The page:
Special Alert

Foxfire at Fifty: Stories of Culture

In honor of its 50th anniversary, a panel will discuss “Foxfire at Fifty: Stories of Culture” on Oct. 26, at 11:15 a.m. at the University of Georgia’s Richard B. Russell Building Special Collections Libraries.

 The panel is sponsored by the Office of Outreach, Engagement, and Service in the College of Education; Grady College of Journalism and Mass Communication; and the Special Collections Libraries.

 “The Foxfire Magazine” is a bi-annual publication written by students at Rabun Gap High School in Tiger, Georgia, about the community, culture and citizens in southern Appalachia. The magazine was created 50 years ago to engage English students in writing about subjects of interest to them. Over the years, Foxfire has expanded to include a book collection of anthologies and a museum, as well.

 “At the Grady College, we talk a lot about the power of story and about the importance of community,” said Janice Hume, the Carolyn McKenzie and Don E. Carter Chair for Excellence in Journalism and the moderator of the Foxfire panel. “Foxfire is a perfect example of both, and also shows how oral history can preserve our cultural history.”

 Panelists will discuss the importance of the program and its innovative techniques grounded in learning from community resources and its impact on audiences that extends outside the Rabun County region. They will also cover how Foxfire has evolved and grown in the past decades.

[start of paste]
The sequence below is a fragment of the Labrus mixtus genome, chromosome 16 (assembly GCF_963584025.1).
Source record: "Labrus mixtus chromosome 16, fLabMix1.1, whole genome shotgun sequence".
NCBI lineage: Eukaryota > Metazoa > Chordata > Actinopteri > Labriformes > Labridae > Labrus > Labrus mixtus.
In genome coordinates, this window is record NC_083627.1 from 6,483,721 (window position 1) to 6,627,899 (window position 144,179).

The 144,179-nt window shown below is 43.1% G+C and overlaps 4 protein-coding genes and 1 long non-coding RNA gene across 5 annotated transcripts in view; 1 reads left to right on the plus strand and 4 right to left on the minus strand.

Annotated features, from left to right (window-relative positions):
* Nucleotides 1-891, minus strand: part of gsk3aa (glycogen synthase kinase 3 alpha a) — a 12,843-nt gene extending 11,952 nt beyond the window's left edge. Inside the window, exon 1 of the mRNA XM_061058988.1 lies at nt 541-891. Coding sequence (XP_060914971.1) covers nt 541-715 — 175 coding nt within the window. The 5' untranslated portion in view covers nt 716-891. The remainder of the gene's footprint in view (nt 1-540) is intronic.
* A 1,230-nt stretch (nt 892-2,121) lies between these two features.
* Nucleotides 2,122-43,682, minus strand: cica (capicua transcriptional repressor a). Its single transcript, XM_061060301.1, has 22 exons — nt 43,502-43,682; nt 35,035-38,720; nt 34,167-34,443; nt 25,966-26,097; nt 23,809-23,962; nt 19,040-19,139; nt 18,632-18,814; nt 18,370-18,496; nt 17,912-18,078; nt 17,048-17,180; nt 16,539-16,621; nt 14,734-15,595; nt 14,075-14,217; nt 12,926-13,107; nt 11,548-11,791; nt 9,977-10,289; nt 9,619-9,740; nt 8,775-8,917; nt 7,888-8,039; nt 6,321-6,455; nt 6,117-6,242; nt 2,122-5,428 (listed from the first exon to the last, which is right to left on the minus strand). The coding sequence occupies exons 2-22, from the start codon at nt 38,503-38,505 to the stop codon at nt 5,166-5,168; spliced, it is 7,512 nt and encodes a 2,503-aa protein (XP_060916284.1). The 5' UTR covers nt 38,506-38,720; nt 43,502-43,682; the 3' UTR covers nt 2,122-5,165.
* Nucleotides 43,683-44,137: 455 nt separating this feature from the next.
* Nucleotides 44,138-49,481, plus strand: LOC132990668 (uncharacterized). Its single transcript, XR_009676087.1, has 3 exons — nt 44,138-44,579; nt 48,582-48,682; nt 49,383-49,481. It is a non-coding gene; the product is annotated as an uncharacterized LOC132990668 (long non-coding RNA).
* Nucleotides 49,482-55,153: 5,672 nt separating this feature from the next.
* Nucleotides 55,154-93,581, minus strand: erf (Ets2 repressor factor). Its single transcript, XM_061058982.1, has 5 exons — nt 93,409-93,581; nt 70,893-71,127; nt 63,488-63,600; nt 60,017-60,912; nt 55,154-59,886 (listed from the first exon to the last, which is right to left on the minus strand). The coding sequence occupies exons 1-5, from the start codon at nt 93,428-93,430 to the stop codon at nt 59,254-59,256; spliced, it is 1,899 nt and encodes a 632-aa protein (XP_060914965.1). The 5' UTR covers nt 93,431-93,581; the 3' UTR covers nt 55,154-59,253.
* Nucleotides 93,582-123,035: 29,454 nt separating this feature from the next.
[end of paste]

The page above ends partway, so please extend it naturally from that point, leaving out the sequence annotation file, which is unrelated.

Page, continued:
Panelists include:

 Carl Glickman is professor emeritus of education at UGA. He is the founder the Georgia League of Professional Schools, a nationally validated network of kindergarten to 12th-grade schools devoted to democratic learning of all students. Glickman serves on the Foxfire Board and co-chairs the Education Committee. He has authored thirteen books and more than one hundred articles, including the recent essay in “Phi Delta Kappan,” entitled “Whatever happened to Foxfire?”

 Christian Lopez is the lead Oral History and Media Archivist at the Richard B. Russell Library for Political Research and Studies at the Special Collections Libraries. Lopez is an active member of the Oral History Association and also serves on the editorial board of Oral History in the Digital Age, a clearinghouse of practice, theory, and evolving methodologies contributed to by practitioners across the country.

 Katie Lunsford is a senior at UGA majoring in athletic training. A Rabun County native, Katie wrote for the “Foxfire” magazine throughout her high school career and continues to work with “Foxfire,” contributing to the 45th Anniversary Book and writing for the 50th Anniversary Book. Katie plans to further her education in the medical field to become a physician and return to Rabun County to serve her home community. 

 "We are delighted to help celebrate the anniversary of this unique and influential program," said Hume.

UGA Special Collections Libraries
300 S. Hull Street